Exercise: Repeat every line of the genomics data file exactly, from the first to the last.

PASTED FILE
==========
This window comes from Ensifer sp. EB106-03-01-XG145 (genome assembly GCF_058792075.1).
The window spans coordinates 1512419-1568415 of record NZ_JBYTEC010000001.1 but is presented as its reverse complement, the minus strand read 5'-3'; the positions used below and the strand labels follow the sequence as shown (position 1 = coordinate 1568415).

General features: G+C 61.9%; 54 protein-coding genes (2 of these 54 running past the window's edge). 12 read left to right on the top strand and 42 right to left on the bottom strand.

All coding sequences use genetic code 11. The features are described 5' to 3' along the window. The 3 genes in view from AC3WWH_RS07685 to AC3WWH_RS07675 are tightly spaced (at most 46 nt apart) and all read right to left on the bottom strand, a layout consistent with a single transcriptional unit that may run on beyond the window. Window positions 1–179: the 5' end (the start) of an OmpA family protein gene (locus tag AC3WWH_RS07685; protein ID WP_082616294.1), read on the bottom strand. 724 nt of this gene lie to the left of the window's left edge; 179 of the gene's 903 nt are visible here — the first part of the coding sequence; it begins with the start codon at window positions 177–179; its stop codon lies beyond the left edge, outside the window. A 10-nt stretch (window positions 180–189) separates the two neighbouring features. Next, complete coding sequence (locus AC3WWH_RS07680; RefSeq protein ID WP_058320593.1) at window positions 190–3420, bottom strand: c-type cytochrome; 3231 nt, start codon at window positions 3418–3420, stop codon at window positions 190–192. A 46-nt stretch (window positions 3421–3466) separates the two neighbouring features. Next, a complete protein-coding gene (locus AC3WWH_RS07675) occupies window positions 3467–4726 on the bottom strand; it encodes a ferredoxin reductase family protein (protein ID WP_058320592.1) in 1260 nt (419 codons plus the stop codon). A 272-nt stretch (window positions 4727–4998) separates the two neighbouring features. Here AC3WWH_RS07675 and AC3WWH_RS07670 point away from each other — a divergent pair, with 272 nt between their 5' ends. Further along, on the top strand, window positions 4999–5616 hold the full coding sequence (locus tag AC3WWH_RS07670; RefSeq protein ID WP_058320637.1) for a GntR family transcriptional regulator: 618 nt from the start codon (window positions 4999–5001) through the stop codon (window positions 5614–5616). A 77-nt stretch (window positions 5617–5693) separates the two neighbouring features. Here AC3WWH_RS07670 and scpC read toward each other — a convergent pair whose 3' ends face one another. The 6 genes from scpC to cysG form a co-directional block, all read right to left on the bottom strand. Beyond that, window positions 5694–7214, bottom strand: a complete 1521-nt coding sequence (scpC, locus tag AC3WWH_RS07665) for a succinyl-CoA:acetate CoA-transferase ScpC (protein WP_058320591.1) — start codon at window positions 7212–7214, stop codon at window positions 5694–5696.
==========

This window comes from Ensifer sp. EB106-03-01-XG145 (genome assembly GCF_058792075.1).
The window spans coordinates 1512419-1568415 of record NZ_JBYTEC010000001.1 but is presented as its reverse complement, the minus strand read 5'-3'; the positions used below and the strand labels follow the sequence as shown (position 1 = coordinate 1568415).

General features: G+C 61.9%; 54 protein-coding genes (2 of these 54 running past the window's edge). 12 read left to right on the top strand and 42 right to left on the bottom strand.

All coding sequences use genetic code 11. The features are described 5' to 3' along the window. The 3 genes in view from AC3WWH_RS07685 to AC3WWH_RS07675 are tightly spaced (at most 46 nt apart) and all read right to left on the bottom strand, a layout consistent with a single transcriptional unit that may run on beyond the window. Window positions 1–179: the 5' end (the start) of an OmpA family protein gene (locus tag AC3WWH_RS07685; protein ID WP_082616294.1), read on the bottom strand. 724 nt of this gene lie to the left of the window's left edge; 179 of the gene's 903 nt are visible here — the first part of the coding sequence; it begins with the start codon at window positions 177–179; its stop codon lies beyond the left edge, outside the window. A 10-nt stretch (window positions 180–189) separates the two neighbouring features. Next, complete coding sequence (locus AC3WWH_RS07680; RefSeq protein ID WP_058320593.1) at window positions 190–3420, bottom strand: c-type cytochrome; 3231 nt, start codon at window positions 3418–3420, stop codon at window positions 190–192. A 46-nt stretch (window positions 3421–3466) separates the two neighbouring features. Next, a complete protein-coding gene (locus AC3WWH_RS07675) occupies window positions 3467–4726 on the bottom strand; it encodes a ferredoxin reductase family protein (protein ID WP_058320592.1) in 1260 nt (419 codons plus the stop codon). A 272-nt stretch (window positions 4727–4998) separates the two neighbouring features. Here AC3WWH_RS07675 and AC3WWH_RS07670 point away from each other — a divergent pair, with 272 nt between their 5' ends. Further along, on the top strand, window positions 4999–5616 hold the full coding sequence (locus tag AC3WWH_RS07670; RefSeq protein ID WP_058320637.1) for a GntR family transcriptional regulator: 618 nt from the start codon (window positions 4999–5001) through the stop codon (window positions 5614–5616). A 77-nt stretch (window positions 5617–5693) separates the two neighbouring features. Here AC3WWH_RS07670 and scpC read toward each other — a convergent pair whose 3' ends face one another. The 6 genes from scpC to cysG form a co-directional block, all read right to left on the bottom strand. Beyond that, window positions 5694–7214, bottom strand: a complete 1521-nt coding sequence (scpC, locus tag AC3WWH_RS07665) for a succinyl-CoA:acetate CoA-transferase ScpC (protein WP_058320591.1) — start codon at window positions 7212–7214, stop codon at window positions 5694–5696.